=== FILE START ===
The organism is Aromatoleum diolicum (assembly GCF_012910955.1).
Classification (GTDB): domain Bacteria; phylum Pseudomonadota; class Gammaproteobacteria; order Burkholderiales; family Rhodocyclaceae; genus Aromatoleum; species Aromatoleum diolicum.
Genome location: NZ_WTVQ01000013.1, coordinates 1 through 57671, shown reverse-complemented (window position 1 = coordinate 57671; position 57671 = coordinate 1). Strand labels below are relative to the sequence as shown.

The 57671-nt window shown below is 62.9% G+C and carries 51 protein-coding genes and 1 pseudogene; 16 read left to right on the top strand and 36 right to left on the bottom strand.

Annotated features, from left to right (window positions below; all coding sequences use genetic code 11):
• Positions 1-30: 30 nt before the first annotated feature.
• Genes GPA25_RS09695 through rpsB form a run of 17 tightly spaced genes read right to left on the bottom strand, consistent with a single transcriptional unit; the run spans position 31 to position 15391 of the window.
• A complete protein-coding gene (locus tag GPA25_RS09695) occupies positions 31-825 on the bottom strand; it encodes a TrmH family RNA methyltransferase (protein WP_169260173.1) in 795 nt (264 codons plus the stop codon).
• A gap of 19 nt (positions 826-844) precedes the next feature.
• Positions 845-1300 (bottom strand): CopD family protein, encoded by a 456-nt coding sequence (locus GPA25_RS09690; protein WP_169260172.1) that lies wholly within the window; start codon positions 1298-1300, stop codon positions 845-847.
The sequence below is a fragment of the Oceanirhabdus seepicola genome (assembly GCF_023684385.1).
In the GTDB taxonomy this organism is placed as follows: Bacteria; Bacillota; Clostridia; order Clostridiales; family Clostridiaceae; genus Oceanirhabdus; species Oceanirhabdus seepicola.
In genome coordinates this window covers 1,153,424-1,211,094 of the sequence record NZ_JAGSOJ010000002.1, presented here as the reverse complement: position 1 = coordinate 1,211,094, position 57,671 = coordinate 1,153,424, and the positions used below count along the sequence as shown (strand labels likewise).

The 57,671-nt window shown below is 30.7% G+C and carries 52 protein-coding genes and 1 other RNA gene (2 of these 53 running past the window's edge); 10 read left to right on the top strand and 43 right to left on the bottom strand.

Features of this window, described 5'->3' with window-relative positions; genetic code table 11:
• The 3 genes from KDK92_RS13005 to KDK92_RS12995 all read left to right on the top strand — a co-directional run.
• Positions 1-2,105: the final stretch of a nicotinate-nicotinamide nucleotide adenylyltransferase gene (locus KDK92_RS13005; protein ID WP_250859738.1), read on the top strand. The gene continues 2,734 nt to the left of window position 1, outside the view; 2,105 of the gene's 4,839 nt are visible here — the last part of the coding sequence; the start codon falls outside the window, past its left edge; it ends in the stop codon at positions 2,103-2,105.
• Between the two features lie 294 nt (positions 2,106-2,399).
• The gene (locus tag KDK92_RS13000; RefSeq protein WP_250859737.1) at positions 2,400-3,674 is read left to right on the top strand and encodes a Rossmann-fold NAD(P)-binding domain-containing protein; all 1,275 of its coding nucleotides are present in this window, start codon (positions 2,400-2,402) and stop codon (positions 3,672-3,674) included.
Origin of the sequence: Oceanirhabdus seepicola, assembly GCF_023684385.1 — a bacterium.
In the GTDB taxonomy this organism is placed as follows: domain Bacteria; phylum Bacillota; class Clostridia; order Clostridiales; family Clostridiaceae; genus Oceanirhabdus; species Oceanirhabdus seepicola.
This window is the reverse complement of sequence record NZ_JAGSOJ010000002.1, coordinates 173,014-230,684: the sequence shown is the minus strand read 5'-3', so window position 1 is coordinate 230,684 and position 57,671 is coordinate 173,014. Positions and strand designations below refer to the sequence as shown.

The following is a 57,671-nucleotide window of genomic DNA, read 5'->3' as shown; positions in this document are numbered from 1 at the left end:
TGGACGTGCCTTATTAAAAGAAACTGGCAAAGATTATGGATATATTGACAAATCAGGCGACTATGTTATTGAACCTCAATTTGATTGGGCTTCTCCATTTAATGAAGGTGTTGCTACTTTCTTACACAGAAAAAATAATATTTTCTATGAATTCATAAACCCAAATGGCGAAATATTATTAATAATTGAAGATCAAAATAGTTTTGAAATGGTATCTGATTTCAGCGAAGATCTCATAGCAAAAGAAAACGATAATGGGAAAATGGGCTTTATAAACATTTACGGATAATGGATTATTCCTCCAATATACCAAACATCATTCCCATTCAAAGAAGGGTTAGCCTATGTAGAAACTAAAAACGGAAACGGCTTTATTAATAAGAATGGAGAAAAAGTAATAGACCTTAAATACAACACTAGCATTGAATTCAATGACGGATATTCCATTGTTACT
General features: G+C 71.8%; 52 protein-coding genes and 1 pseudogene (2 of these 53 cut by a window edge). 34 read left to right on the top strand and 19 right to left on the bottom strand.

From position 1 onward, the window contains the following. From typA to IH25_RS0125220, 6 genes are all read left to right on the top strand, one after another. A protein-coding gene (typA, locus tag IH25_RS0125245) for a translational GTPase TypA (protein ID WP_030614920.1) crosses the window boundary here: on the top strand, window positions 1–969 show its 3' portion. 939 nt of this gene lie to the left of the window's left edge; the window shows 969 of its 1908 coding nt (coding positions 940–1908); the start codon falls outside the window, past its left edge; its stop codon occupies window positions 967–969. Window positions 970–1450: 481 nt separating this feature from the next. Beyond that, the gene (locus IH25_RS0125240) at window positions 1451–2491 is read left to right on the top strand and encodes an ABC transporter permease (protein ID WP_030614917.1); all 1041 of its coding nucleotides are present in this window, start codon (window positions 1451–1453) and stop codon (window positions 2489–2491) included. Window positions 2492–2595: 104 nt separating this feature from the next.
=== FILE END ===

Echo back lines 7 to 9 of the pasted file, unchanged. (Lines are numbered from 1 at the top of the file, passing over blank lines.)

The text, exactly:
• Genes GPA25_RS09695 through rpsB form a run of 17 tightly spaced genes read right to left on the bottom strand, consistent with a single transcriptional unit; the run spans position 31 to position 15391 of the window.
• A complete protein-coding gene (locus tag GPA25_RS09695) occupies positions 31-825 on the bottom strand; it encodes a TrmH family RNA methyltransferase (protein WP_169260173.1) in 795 nt (264 codons plus the stop codon).
• A gap of 19 nt (positions 826-844) precedes the next feature.